Access to ultrasounds can decrease abortions

Julie McLendon says she can sum it up this way — it gets people to the point of decision even faster.

Back in April 2019, the North Jefferson Women’s Center (NJWC), a Sav-A-Life ministry, received a new ultrasound machine provided by the Psalm 139 Project, a division of the Southern Baptist Ethics & Religious Liberty Commission (ERLC).

McLendon, executive director of NJWC, said when people come into their center, they sometimes already have their minds made up to terminate the pregnancy.

“It’s a huge eye opener for them to see the baby and hear the heartbeat,” she said. “It’s the moment when they begin to pause from that determination of terminating the pregnancy and decide to carry the baby to full term.”

McLendon noted that 60% of the time when a woman or couple sees their child on an ultrasound, they decide to continue the pregnancy instead of getting an abortion.

“We can help bring them to that even quicker with this new technology that can find a heartbeat as early as five and a half weeks,” she said. “Having the most current machine has allowed us to find earlier pregnancies and allows us to show life at conception much earlier. It’s been a huge blessing.”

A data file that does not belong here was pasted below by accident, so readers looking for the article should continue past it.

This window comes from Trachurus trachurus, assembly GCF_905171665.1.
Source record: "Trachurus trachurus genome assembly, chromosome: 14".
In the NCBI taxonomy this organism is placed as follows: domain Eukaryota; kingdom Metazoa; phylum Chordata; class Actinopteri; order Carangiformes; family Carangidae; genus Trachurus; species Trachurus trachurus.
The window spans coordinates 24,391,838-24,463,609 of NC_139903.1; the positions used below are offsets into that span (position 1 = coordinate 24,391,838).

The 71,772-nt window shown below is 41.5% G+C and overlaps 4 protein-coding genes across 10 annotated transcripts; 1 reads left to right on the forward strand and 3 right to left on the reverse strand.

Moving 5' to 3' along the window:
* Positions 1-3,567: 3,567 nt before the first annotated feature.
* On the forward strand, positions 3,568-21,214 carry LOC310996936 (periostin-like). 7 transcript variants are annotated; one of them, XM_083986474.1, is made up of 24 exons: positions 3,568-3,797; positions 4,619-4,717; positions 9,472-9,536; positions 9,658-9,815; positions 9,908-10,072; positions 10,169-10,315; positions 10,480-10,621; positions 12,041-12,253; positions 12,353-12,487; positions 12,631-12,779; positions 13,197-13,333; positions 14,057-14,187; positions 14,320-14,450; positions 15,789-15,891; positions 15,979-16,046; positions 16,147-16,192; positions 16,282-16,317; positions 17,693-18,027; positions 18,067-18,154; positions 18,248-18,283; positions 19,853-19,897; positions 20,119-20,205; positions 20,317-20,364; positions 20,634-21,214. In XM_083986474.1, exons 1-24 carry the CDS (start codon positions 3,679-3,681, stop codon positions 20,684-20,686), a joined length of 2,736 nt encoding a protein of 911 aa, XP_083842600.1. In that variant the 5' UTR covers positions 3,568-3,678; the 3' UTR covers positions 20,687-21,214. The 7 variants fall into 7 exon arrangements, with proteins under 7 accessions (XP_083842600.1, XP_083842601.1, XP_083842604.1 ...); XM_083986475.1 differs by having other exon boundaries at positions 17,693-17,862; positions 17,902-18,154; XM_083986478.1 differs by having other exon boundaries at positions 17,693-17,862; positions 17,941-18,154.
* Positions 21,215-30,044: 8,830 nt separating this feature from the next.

For the past 16 years, ERLC has donated ultrasound units to clinics across the country through the Psalm 139 Project. So far, the project has funded and placed 20 machines, including the one at NJWC. 

Practical way to help

The machines are fully funded through direct monetary gifts and through the Cooperative Program, Southern Baptists’ unified giving plan to support national and international ministry causes.

Bobby Reed, chief financial officer of the ERLC, said the project is a very practical way for those passionate about the sanctity of human life to get involved and make a real difference.

“A lot of times people who become passionate about it, their follow-up question is ‘Well, what can I do?’” Reed said. “One way to be involved in valuing human life is to be involved in the Psalm 139 Project.”

Individuals can invest personally in saving lives and in ministering to mothers like those who come into McLendon’s center. The money donated to the project goes directly to funding a machine placement and therefore, to saving lives.

But the lives that are to be valued also reach beyond the womb, Reed said. “It also goes to the orphan or the foster child who needs a home. There’s a dual messaging there. Not only does that center help babies who are in their mother and need life, but they’re also helping moms who are scared for their very lives.” (TAB, BP)